4. By: Tijmen Tuinsma (Leuven Economics of Education Research, Katholieke Universiteit Leuven, Leuven, Belgium.); Kristof De Witte (Leuven Economics of Education Research, Katholieke Universiteit Leuven, Leuven, Belgium & UNU-MERIT, Maastricht University, Maastricht, The Netherlands.); Petr Janskı (Institute of Economic Studies, Faculty of Social Sciences, Charles University, Prague, Czech Republic); Miroslav Palanskı (Institute of Economic Studies, Faculty of Social Sciences, Charles University, Prague, Czech Republic); Vitezslav Titl (Leuven Economics of Education Research, Katholieke Universiteit Leuven, Leuven, Belgium & Utrecht University School of Economics, Utrecht University, Utrecht, The Netherlands.)
    Abstract: Private Country-by-Country Reporting (CbCR) is a measure against tax avoidance by large multinationals, implemented throughout the EU in 2016. Multinational companies with an annual revenue over EUR 750 million have been required to report their global activities on a country-by-country basis to tax authorities. Using this cutoff in a sharp regression discontinuity design, we find causal evidence for an increase in effective tax rates for affected companies, indicating an increase in tax compliance. We estimate the increase in effective tax rates at 5 to 6 percentage points locally. However, significant cross-sectional variation is present: the most aggressive multinationals with tax haven affiliates are at most moderately affected, while almost the full effect is concentrated in medium-aggressive firms. From a policy perspective, the results suggest that while CbCR was effective in combating some forms of tax avoidance, profit shifting opportunities in tax havens mostly negate this effect.
    Keywords: corporate tax avoidance, tax havens, financial transparency
    JEL: F23 H25 H26
    Date: 2023–02
  5. By: Francesco Menoncin; Andrea Modena
    Abstract: We develop a tractable model of a production economy in which public capital improves aggregate productivity and the taxpayers have heterogeneous evasion opportunities. We show that, by issuing bonds, compliant taxpayers supply the evaders with an instrument to hedge against auditing risks, thereby expanding their evasion capacity. Moreover, we demonstrate that a higher share of tax evaders reduces the economy’s total factor productivity but has a hump-shaped relationship with the growth rate of aggregate capital.
    Keywords: Dynamic tax evasion; general equilibrium; growth; heterogeneous agents
    JEL: E20 G11 H26
    Date: 2023–02
  6. By: Manon Francois; Vincent Vicard
    Abstract: Does the complexity of the ownership structure of multinational enterprises' (MNEs) serve tax avoidance? We use firm-level cross-country data to show that affiliates belonging to more complex MNEs are more likely to bunch around zero profit, which is consistent with complexity enabling tax avoidance by multinationals. Our results show that only the more complex MNEs shift profits away from their high-tax affiliates, while MNEs with flat ownership structures do not display such pattern.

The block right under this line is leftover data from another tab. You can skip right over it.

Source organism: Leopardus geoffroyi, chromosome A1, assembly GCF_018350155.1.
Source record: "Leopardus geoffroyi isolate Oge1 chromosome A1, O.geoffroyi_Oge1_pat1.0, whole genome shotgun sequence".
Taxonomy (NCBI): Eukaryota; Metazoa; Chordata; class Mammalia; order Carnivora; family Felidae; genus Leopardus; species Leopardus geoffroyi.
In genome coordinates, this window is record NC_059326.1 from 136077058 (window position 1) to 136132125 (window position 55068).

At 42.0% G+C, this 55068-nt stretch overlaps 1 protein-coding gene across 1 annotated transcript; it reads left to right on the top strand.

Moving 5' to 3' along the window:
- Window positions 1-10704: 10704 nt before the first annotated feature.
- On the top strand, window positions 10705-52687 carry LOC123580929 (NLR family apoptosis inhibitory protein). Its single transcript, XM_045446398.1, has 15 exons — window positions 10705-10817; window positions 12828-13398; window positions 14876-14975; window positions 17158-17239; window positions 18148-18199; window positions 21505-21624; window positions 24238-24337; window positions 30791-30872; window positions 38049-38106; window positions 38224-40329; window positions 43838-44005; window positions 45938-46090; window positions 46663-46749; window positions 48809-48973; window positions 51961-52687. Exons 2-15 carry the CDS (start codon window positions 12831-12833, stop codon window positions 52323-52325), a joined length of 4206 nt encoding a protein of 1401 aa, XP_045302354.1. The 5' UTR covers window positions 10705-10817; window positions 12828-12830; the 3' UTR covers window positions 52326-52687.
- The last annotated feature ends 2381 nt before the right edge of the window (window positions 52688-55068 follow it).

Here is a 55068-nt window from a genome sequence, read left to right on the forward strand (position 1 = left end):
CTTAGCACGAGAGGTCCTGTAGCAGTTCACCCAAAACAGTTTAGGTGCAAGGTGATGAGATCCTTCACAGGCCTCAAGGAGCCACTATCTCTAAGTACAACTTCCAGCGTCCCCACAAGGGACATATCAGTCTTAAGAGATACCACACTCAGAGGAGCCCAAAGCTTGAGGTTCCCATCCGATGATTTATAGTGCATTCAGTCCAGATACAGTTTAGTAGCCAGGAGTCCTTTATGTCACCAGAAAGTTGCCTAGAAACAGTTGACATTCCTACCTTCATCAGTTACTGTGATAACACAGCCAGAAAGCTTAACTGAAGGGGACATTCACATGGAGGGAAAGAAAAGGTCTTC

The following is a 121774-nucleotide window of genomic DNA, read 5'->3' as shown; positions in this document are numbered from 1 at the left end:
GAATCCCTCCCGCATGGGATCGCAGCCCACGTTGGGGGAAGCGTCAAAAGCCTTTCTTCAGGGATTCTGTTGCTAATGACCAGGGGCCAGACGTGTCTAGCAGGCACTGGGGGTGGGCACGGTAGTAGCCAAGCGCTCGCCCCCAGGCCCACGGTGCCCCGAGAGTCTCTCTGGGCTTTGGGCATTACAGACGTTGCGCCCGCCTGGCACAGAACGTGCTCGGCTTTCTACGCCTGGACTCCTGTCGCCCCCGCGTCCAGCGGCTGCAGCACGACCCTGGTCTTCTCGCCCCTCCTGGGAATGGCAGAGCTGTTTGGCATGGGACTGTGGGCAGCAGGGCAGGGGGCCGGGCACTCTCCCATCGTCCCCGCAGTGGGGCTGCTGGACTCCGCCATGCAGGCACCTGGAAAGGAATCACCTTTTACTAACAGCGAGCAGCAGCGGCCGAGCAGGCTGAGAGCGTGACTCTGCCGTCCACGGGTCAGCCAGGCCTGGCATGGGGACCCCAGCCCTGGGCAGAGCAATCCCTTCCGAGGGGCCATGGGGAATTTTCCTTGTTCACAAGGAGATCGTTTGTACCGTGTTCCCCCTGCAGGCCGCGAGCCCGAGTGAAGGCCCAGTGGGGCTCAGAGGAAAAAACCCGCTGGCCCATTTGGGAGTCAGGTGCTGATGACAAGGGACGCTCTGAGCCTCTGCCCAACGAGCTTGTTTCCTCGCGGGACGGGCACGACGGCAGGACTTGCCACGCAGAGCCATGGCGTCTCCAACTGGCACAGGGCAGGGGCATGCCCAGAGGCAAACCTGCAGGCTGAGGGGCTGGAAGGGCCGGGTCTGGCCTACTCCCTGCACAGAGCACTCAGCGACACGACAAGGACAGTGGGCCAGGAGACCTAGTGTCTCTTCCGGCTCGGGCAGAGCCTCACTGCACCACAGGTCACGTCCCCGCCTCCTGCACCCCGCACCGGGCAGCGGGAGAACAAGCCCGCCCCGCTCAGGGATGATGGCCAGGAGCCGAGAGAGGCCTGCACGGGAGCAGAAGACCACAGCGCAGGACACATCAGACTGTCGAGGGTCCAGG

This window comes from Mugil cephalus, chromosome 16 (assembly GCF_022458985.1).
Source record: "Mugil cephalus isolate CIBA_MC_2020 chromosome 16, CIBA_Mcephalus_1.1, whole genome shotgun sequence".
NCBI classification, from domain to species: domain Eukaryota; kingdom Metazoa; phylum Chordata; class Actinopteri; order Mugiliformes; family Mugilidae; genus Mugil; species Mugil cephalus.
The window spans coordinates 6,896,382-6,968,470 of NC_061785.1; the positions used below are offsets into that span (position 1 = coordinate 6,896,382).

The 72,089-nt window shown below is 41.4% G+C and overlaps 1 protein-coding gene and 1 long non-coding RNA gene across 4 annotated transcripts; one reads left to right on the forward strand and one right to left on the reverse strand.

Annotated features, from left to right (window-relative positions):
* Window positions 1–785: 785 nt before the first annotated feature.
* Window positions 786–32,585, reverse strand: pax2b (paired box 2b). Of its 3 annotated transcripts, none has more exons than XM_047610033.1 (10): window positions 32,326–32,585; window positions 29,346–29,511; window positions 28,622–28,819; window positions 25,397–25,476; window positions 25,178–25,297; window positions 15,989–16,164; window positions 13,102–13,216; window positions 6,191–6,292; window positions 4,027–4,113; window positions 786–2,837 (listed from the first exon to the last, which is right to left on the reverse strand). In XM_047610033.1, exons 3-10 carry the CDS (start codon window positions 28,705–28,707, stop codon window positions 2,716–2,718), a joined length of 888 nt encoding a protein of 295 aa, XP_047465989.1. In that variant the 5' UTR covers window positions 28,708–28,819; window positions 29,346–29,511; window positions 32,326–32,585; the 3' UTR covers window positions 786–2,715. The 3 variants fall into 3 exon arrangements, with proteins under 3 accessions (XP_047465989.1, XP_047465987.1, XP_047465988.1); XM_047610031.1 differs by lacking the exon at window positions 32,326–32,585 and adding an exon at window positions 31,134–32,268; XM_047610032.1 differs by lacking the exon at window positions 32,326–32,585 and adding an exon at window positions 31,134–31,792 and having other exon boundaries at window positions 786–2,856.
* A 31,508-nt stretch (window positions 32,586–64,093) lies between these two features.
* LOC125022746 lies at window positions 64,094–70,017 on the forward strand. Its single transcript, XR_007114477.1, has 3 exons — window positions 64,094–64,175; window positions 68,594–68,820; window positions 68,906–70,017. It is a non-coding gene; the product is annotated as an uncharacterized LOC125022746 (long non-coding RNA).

Keywords: Complexity;Firm organization;Multinational enterprises;Profit shifting;Tax avoidance
    JEL: F23 H2 L22
    Date: 2023–02
  7. By: Alali, Walid Y; Ellalee, Haider
    Abstract: Abstract: This paper furnishes an inclusive framework to examine the welfare effects of the interventions of multiple policies, and other exterior alterations under imperfect competition and an assertion on particular and .the leading case of the ad valorem taxes. In particular, for the tax pass-through, we furnish ‘‘sufficient statistics” equations for measures of the two welfare under the demand of the impartially general class, market competition and production cost. The measures are i) Public fund of the marginal value, ii) Incidence. We start with the status of symmetric firms' face up with both ad valorem taxes and unit tax to derive an empirically pertinent set of formulas and simple. Next, we make a substantial generalization of these results to include firm heterogeneity using the idea of tax revenue defined as a public function defined by a vector of policy instruments including governmental and non-governmental interventions and other non-tax costs.
    Keywords: Imperfect Competition, Pass-through, Marginal Value of Public, Funds, Incidence, Sufficient Statistics
    Date: 2022
  8. By: Jean-Marie Monnier (CES - Centre d'économie de la Sorbonne - UP1 - Université Paris 1 Panthéon-Sorbonne - CNRS - Centre National de la Recherche Scientifique)
    Abstract: The anti-tax argument has coalesced in recent years on the issue of tax exile considered as the symptom of tax persecution of the rich. The article aims to show that this approach ignores the nature of the relationship between the State and each individual tax-payer. Tax is not linked to the advantages that each citizen derives from public action nor from the individual appreciation of each to take charge of public financing needs. Secondly it recalls that tax progressivity must make it possible not to tax the subsistence minimum and that in reality, those who are avertaxed are at the bottom of the income range. Finally, there is no tax exile and tax expatriation stems from a desire to free oneself from national rules and take advantage of the competitive game between countries.